When applying vehicle graphics to official police vehicles, care needs to be taken in placing them so the message isn't confusing. If more than one entity name is featured, it's vital that viewers understand the relationship between the two. In December, the Queensland Police Service came under fire for using decals on the vehicles that featured the name of a local company sponsoring an awareness effort.
According to the Australian news source ABC, the logo of Santos, a mining business, appeared on police vehicles late last year as a signal that they were sponsoring a safety awareness campaign.
Compared to the rest of the vehicles, which featured elaborate illustrations of an outback road and a cartoon kangaroo, the Santos company logo is relatively small. It also appeared next to the images of other corporate sponsors.
All the same, it stirred up controversy among locals, who thought that it was an inappropriate sponsorship that didn't match with the campaign's intention and created a conflict of interest. In response to that, Santos reaffirmed its solidarity with the campaign and Ian Stewart, the Queensland Police Commissioner, defended the agency's approach to this decision.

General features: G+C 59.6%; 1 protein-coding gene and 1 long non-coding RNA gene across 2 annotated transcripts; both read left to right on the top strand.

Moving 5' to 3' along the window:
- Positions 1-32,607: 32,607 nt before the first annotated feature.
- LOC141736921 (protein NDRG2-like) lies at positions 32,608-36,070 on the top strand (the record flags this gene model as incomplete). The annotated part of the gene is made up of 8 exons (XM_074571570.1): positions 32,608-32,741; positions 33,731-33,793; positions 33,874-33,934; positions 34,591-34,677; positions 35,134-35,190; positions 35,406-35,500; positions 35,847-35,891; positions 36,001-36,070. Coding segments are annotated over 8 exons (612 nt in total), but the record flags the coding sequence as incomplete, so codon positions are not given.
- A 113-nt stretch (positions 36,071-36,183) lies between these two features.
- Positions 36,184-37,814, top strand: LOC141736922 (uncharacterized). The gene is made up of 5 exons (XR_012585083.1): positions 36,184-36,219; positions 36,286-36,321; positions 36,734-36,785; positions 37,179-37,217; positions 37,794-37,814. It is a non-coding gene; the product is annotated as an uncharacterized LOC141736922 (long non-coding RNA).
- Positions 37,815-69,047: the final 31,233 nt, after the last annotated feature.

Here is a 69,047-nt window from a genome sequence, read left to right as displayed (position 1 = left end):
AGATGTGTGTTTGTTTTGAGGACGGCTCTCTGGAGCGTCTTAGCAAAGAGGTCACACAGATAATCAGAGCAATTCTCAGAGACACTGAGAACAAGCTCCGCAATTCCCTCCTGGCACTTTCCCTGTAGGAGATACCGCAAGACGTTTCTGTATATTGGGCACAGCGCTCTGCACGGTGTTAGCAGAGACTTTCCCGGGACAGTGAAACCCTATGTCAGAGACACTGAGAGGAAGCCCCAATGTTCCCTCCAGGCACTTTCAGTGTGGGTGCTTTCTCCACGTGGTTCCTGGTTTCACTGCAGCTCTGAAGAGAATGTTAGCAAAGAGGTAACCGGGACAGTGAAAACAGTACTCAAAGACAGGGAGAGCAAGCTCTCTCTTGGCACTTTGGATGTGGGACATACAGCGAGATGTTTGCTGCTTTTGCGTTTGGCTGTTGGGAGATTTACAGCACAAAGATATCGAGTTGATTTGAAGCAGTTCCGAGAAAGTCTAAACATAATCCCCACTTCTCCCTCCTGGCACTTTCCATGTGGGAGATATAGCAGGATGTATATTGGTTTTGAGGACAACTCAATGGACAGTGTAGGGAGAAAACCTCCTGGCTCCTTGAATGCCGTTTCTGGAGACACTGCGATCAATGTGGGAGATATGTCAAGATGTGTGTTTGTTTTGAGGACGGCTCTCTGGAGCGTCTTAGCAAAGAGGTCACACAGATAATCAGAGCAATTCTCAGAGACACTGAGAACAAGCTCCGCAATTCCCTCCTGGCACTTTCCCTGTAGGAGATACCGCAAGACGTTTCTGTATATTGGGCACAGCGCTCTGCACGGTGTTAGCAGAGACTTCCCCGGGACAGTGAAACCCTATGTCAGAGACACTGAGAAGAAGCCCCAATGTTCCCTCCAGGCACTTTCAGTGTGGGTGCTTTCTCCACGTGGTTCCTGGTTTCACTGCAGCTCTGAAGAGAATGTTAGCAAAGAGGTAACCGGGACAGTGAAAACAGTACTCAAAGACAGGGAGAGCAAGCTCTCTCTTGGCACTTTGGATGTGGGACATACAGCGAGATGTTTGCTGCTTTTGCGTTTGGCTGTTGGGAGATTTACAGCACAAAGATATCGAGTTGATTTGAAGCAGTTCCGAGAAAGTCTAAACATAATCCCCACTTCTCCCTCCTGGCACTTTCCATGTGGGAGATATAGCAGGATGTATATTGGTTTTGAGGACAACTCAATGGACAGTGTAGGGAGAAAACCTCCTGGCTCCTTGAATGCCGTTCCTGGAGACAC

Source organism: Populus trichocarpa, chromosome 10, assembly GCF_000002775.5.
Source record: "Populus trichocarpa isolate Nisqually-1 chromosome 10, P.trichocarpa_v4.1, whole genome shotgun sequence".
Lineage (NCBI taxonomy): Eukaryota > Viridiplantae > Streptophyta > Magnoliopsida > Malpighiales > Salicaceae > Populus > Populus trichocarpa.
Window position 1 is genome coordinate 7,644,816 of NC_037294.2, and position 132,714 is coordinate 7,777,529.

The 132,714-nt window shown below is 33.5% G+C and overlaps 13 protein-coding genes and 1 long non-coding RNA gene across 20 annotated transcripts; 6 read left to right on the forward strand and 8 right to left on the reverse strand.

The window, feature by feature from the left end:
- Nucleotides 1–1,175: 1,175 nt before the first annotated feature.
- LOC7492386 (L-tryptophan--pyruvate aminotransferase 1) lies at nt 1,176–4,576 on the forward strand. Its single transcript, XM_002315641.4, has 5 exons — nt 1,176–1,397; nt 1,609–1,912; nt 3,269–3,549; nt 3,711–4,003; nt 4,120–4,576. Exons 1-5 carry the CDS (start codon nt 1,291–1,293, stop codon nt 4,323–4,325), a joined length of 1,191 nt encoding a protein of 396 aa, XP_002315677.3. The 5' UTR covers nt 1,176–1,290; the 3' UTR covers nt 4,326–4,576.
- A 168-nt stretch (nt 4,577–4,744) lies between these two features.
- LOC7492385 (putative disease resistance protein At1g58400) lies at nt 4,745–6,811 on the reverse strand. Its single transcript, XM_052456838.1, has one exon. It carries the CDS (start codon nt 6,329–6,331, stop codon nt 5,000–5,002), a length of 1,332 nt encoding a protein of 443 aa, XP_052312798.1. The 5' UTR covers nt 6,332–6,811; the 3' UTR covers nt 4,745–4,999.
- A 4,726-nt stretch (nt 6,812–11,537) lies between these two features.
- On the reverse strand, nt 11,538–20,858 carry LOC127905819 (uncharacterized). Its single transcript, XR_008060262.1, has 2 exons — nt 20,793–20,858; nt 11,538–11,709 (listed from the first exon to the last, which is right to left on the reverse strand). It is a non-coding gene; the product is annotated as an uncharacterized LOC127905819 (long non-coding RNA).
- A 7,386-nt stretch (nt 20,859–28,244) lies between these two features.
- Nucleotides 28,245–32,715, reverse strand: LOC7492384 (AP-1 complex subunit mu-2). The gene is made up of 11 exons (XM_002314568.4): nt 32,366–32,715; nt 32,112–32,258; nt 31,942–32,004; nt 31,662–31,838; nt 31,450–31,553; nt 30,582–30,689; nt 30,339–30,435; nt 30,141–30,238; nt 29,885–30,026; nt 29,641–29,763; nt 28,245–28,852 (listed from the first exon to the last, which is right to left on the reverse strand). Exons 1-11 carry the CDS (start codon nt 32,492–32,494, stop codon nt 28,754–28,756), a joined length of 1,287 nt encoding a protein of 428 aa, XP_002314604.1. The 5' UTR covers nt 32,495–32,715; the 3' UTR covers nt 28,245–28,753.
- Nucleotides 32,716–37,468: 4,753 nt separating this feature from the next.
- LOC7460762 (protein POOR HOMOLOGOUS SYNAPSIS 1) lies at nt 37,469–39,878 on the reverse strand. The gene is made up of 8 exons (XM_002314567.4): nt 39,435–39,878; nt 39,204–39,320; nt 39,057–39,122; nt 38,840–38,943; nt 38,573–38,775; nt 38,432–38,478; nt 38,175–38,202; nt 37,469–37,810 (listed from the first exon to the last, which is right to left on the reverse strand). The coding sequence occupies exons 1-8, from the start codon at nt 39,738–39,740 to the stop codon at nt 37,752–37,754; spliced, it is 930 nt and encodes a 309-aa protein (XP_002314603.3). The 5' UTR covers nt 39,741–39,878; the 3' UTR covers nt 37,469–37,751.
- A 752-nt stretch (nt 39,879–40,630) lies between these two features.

"We sign contracts so everyone knows what the ground rules are and there's only a conflict of interest if in my opinion if we were to give someone preferential treatment and that's not what we do," he said.
While the authorities are standing by this campaign and everything that comes with it, businesses should think of the different ways that car and truck decals impact the viewer. Ideally, all of the proper logo information can be incorporated together in one design without losing any of the overall intention or seeming to contradict itself.